·         17 August 2011: Eight soldiers and a village guard were killed and a further 14 soldiers wounded when suspected PKK militants detonated four IEDs consecutively against a military convoy on the Hakkari-Cukurca highway in the Cukurca district of Hakkari province.

·         14 July 2011: Thirteen soldiers were killed and seven others wounded when PKK militants ambushed a security patrol with small-arms and grenades in Silvan district, Diyarbakir province.

·         26 May 2011: A police officer and seven civilians were wounded when suspected PKK militants detonated an IED at a bus stop near the Akmerkez shopping centre in the Etiler district of Istanbul.

·         4 May 2011: At least one police officer was killed and two others wounded in a combined small-arms and IED attack by suspected PKK militants targeting a bus transporting security force personnel on the outskirts of the city of Kastamonu in Kastamonu province. The attack occurred shortly after Prime Minister Recep Tayyip Erdogan held an election rally in the city.

·         31 October 2010: Thirty-two people were wounded – including 15 police officers – when a suicide bomber attacked a bus carrying police officers in Taksim Square, Istanbul. An IED planted nearby failed to explode.

·         19 June 2010: Nine soldiers were killed and 14 others wounded when PKK militants attacked an army border unit in the Semdinli area of Hakkari province. A further two soldiers were killed in a separate IED incident in Hakkari on the same day.

Directly or indirectly preparing or planning the doing of terrorist acts

Under the HPG alias, the group issued a statement in January 2012 declaring that “2012 will be the year of a struggle to ensure a free Leader and Free Kurdistan through an effective resistance and a Popular Revolutionary War”.  A military intelligence report, which was made public in mid-February 2012, warned also of a PKK plan to escalate its terrorist campaign. PKK leaders had reportedly discussed their intentions to conduct large-scale attacks throughout the south-east, with the aim of inflicting major losses on the Turkish military. The group also planned to attack police and civilians in urban areas using homemade explosives.
Conclusion

On the basis of the above information, ASIO assesses the PKK continues to directly and/or indirectly engage in, prepare, plan, assist, advocate or foster the doing of terrorist acts involving threats to life and serious property damage. This assessment is corroborated by information provided by reliable and credible intelligence sources.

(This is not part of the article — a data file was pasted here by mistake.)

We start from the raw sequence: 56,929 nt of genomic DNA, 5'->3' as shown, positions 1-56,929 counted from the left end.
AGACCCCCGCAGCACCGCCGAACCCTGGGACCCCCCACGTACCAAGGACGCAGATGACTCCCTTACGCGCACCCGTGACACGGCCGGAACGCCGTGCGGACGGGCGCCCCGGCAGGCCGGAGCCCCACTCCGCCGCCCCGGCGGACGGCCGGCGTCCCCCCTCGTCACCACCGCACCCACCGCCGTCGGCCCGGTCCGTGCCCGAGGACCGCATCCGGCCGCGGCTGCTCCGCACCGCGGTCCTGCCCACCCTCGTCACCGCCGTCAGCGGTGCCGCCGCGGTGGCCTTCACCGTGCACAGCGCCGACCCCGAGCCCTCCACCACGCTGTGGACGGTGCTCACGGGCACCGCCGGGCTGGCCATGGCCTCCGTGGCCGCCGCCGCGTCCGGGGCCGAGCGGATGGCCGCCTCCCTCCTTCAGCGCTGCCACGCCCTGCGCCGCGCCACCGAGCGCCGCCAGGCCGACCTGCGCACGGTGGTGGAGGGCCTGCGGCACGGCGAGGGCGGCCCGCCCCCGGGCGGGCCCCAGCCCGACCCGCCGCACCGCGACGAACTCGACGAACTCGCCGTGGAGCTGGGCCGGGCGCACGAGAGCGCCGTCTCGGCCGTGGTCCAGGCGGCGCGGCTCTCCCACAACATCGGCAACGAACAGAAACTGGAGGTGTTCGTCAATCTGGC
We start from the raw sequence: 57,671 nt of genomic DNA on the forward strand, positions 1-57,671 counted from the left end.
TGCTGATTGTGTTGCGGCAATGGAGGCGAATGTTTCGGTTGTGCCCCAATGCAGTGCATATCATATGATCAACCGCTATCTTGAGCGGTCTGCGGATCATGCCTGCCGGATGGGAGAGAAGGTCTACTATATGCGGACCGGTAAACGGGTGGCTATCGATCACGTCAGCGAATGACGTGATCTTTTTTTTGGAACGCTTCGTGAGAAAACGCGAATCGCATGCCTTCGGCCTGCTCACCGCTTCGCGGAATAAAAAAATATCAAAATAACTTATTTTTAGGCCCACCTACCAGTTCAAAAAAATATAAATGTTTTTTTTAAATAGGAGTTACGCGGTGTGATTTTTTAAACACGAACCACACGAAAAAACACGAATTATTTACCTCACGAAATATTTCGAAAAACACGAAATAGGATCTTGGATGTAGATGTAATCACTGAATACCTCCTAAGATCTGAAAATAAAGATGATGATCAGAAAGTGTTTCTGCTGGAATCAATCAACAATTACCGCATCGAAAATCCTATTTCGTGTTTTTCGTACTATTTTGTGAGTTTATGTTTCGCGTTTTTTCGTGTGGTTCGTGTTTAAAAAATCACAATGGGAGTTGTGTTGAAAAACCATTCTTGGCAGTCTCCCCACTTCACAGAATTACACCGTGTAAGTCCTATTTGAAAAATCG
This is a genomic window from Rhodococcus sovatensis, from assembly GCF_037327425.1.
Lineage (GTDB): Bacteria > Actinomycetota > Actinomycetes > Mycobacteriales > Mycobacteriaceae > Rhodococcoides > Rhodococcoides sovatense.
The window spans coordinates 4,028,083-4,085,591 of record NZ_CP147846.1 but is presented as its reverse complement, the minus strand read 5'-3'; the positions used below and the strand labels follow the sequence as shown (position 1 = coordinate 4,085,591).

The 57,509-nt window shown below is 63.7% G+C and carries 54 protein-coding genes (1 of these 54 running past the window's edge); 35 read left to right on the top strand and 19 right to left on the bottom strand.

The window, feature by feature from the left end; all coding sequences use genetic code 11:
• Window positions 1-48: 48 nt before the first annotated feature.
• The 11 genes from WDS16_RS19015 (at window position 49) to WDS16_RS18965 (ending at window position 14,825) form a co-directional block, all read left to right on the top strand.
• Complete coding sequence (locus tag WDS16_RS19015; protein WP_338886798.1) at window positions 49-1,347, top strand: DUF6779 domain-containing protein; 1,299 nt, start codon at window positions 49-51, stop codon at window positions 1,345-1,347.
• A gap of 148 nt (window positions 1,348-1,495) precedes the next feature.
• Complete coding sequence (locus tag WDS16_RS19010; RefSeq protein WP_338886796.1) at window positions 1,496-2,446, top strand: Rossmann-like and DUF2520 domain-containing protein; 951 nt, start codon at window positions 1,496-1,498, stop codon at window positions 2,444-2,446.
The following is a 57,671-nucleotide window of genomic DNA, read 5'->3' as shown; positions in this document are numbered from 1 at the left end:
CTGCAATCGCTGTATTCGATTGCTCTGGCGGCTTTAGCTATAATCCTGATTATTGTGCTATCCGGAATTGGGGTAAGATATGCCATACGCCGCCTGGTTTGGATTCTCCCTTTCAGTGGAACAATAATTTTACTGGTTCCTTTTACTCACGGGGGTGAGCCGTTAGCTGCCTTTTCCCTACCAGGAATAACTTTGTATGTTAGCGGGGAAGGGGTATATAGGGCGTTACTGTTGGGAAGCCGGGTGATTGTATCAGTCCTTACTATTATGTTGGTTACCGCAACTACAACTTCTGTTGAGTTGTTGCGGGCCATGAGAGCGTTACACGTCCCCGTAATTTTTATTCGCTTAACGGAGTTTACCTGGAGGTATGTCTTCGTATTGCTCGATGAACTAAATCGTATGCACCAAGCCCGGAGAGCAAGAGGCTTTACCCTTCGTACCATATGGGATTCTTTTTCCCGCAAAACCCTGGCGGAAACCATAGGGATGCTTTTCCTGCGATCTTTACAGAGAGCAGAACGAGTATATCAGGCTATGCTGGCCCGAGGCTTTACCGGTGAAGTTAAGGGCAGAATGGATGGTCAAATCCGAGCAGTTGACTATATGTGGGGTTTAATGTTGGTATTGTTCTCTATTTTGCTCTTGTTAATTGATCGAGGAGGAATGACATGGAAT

In the course of pursuing its objectives, the PKK is known to have committed or threatened action:

·         that causes, or could cause, serious damage to property, the death of persons or endangers a person’s life; and

·         with the intention of advancing  the PKK’s political, religious or ideological causes; and

·         with the intention of intimidating the public and sections of the public.

Other relevant information

Links to other terrorist groups or networks

The PKK maintains close links with its Iranian affiliate, the Kurdistan Free Life Party (PJAK). Like the PKK, PJAK has training camps in northern Iraq. Iran has designated the PKK as a terrorist organisation and both Iran and Turkey are reported to have conducted probable coordinated military operations against both groups in their shared border areas.

Links to Australia

There are no known PKK links to Australia; however, it is likely elements of Australia’s Kurdish community remain sympathetic to the Kurdish nationalist cause.

Threats to Australian interests

There are no known direct threats from the PKK to Australian interests. The PKK is not known to be engaged in any peace or mediation processes.

Proscription by the UN and other countries

The PKK is listed as a proscribed terrorist organisation by many governments, including the United Kingdom, Canada and New Zealand. The organisation is proscribed by the United States government under the name of Kongra Gel. The PKK is listed by the European Union for the purposes of its anti-terrorism measures."